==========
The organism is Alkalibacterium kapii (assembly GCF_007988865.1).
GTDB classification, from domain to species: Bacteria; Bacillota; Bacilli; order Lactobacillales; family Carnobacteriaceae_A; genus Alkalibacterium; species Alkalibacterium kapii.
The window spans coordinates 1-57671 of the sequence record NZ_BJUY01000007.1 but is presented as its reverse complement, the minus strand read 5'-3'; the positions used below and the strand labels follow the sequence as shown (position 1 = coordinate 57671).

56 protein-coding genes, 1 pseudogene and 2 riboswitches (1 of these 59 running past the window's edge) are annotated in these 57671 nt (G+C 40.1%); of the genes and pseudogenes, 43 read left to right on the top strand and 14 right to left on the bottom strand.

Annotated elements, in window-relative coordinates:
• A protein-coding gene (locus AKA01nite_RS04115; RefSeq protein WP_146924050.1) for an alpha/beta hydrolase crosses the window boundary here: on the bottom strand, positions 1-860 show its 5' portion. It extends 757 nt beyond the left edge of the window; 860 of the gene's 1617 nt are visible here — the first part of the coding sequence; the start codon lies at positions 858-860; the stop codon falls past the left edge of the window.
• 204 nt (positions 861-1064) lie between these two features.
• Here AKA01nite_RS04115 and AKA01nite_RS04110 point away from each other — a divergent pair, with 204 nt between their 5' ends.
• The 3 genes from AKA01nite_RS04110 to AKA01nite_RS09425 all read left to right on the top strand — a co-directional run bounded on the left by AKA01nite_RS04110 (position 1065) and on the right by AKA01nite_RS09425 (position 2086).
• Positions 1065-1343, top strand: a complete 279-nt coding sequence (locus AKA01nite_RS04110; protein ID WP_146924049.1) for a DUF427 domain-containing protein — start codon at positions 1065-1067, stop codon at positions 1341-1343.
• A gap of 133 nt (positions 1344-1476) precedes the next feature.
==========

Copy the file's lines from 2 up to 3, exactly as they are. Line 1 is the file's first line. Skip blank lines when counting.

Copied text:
GTDB classification, from domain to species: Bacteria; Bacillota; Bacilli; order Lactobacillales; family Carnobacteriaceae_A; genus Alkalibacterium; species Alkalibacterium kapii.
The window spans coordinates 1-57671 of the sequence record NZ_BJUY01000007.1 but is presented as its reverse complement, the minus strand read 5'-3'; the positions used below and the strand labels follow the sequence as shown (position 1 = coordinate 57671).